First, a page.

The End-User License Agreement for a recent critical security patch released by Microsoft asks users to allow copy protection updates to be installed without the usersi knowledge. An article at The Register USA quotes the relevant part of the agreement (emphasis added):
You agree that in order to protect the integrity of content and software protected by digital rights management (iSecure Contenti), Microsoft may provide security related updates to the OS Components that will be automatically downloaded onto your computer. These security related updates may disable your ability to copy and/or play Secure Content and use other software on your computer. If we provide such a security update, we will use reasonable efforts to post notices on a web site explaining the update.
Thatis right: automatically downloaded, and then theyill make reasonable efforts to tell you about it after the fact. This agreement is part of a patch designed to fix important security holes found in the Windows Media Player. The worst of the security problems included the ability for remote users to run code on your Windows machine - obviously, patching it was critical. Agreeing to the license on the patch meant that you were also agreeing to permit Microsoft to install isecurity relatedi copy protection facilities onto your machine. As The Register puts it:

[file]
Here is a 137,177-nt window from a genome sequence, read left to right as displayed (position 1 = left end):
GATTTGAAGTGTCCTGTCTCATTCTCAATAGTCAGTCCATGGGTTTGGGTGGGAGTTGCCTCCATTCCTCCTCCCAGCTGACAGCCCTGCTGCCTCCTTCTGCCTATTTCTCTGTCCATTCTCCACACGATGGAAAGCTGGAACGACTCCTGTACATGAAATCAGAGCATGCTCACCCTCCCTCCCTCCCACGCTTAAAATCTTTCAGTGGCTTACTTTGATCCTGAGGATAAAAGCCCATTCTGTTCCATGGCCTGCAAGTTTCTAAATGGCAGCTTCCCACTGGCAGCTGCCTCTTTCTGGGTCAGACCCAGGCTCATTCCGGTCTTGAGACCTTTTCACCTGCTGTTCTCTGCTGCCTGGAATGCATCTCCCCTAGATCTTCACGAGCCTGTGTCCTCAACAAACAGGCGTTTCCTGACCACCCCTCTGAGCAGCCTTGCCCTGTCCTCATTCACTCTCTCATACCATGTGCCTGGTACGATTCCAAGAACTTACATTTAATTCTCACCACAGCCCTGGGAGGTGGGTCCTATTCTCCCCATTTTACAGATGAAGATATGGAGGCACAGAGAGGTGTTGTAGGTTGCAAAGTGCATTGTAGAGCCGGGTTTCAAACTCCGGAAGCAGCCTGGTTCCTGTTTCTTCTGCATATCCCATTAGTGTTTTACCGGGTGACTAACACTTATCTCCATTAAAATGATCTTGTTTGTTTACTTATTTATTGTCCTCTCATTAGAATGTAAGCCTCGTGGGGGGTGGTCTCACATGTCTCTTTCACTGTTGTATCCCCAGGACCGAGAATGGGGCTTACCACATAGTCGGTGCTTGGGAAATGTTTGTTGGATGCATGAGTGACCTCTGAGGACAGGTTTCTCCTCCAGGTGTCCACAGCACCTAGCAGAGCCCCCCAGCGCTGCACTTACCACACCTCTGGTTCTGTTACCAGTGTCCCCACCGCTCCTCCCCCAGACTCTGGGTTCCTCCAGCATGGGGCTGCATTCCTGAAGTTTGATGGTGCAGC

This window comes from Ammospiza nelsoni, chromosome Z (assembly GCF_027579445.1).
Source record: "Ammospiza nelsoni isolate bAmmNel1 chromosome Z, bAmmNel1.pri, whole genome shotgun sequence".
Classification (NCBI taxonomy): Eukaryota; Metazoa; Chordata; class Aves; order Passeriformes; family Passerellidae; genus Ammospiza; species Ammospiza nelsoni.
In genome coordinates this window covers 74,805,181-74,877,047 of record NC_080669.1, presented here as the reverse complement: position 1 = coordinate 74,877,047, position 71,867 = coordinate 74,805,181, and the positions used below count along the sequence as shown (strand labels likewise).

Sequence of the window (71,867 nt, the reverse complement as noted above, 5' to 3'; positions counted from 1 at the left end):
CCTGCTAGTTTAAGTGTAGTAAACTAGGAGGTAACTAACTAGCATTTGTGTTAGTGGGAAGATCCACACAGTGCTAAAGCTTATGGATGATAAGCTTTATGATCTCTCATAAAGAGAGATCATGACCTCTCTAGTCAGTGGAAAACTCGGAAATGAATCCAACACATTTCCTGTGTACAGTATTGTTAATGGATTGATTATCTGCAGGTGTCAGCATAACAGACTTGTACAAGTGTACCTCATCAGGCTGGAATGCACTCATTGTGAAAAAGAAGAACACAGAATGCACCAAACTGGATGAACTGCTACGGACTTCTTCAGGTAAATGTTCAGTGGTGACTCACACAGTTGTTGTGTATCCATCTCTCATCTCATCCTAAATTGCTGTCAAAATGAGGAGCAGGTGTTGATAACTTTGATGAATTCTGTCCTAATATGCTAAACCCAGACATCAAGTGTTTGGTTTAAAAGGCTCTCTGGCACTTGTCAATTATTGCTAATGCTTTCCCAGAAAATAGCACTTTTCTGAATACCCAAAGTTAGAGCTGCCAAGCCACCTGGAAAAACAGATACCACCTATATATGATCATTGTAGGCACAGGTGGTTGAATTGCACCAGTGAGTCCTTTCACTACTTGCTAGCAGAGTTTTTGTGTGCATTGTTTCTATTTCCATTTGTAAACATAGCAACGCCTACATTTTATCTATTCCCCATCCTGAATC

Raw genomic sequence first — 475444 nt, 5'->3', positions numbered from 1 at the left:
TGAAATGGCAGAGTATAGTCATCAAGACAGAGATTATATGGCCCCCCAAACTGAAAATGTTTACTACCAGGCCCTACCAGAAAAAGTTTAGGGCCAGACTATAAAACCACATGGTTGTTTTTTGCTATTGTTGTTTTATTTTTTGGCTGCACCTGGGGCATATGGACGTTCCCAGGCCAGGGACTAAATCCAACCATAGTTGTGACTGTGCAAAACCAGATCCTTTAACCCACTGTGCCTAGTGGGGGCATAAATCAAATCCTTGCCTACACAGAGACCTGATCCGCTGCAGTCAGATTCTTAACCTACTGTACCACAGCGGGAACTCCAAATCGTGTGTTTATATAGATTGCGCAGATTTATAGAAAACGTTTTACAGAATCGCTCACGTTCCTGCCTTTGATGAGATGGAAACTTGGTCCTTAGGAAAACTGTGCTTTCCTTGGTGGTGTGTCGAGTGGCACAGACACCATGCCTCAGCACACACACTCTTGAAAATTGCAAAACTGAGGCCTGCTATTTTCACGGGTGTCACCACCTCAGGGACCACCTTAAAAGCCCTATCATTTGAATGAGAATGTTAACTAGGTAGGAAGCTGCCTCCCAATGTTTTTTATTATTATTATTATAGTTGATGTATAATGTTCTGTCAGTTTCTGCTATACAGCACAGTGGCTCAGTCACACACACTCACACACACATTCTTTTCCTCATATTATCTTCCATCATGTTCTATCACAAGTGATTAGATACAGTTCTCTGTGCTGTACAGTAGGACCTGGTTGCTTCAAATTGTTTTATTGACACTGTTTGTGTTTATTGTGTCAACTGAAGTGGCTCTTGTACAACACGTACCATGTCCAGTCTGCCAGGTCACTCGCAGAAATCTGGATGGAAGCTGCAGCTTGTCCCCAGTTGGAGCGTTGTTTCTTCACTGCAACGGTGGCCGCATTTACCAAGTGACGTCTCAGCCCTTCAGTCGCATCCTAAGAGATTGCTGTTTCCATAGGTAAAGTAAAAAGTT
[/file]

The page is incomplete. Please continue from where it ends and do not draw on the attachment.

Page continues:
This means MS will have administrator privileges on your personal computer. What they feed you may be infected with viruses; it may break your applications, corrupt data files, destroy weeks or months or even years of work, but youill have no recourse if it does. By downloading this WMP critical security patch, which you must do to operate WMP safely, youill agree to give Billg deed and title to your personal property and to leave Microsoft immune from legal retaliation if they damage your machine.
While the motivation behind this update may not be to gain ideed and titlei to your Windows machine, the effect is still the same - agreeing to that license means that you are permitting Microsoft to start downloading and installing copy protection software on the quiet without giving you the opportunity to decide for yourself. You can read the article in full at The Register USA.